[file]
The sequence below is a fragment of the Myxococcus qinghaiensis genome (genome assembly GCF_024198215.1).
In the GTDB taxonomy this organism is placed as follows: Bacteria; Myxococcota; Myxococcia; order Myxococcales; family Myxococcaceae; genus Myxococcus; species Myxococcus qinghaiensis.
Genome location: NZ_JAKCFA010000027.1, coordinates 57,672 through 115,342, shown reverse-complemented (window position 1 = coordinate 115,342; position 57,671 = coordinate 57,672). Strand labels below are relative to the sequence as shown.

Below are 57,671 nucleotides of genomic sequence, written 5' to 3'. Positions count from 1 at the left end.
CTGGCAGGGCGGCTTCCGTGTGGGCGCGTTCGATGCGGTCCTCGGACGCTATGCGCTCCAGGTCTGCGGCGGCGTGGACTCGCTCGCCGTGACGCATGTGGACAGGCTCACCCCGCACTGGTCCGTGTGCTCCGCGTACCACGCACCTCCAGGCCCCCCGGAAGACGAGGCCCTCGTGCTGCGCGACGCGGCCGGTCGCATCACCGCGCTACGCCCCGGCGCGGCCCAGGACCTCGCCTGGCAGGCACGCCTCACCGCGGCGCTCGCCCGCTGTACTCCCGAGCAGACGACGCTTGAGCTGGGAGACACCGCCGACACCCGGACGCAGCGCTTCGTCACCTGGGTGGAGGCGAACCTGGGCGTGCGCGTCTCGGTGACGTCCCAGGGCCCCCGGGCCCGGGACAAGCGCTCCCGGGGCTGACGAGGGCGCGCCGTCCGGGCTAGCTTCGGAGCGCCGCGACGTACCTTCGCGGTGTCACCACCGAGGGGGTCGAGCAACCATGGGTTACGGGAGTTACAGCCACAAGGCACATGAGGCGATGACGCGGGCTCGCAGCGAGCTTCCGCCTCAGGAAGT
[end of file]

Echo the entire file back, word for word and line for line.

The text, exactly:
The sequence below is a fragment of the Myxococcus qinghaiensis genome (genome assembly GCF_024198215.1).
In the GTDB taxonomy this organism is placed as follows: Bacteria; Myxococcota; Myxococcia; order Myxococcales; family Myxococcaceae; genus Myxococcus; species Myxococcus qinghaiensis.
Genome location: NZ_JAKCFA010000027.1, coordinates 57,672 through 115,342, shown reverse-complemented (window position 1 = coordinate 115,342; position 57,671 = coordinate 57,672). Strand labels below are relative to the sequence as shown.

Below are 57,671 nucleotides of genomic sequence, written 5' to 3'. Positions count from 1 at the left end.
CTGGCAGGGCGGCTTCCGTGTGGGCGCGTTCGATGCGGTCCTCGGACGCTATGCGCTCCAGGTCTGCGGCGGCGTGGACTCGCTCGCCGTGACGCATGTGGACAGGCTCACCCCGCACTGGTCCGTGTGCTCCGCGTACCACGCACCTCCAGGCCCCCCGGAAGACGAGGCCCTCGTGCTGCGCGACGCGGCCGGTCGCATCACCGCGCTACGCCCCGGCGCGGCCCAGGACCTCGCCTGGCAGGCACGCCTCACCGCGGCGCTCGCCCGCTGTACTCCCGAGCAGACGACGCTTGAGCTGGGAGACACCGCCGACACCCGGACGCAGCGCTTCGTCACCTGGGTGGAGGCGAACCTGGGCGTGCGCGTCTCGGTGACGTCCCAGGGCCCCCGGGCCCGGGACAAGCGCTCCCGGGGCTGACGAGGGCGCGCCGTCCGGGCTAGCTTCGGAGCGCCGCGACGTACCTTCGCGGTGTCACCACCGAGGGGGTCGAGCAACCATGGGTTACGGGAGTTACAGCCACAAGGCACATGAGGCGATGACGCGGGCTCGCAGCGAGCTTCCGCCTCAGGAAGT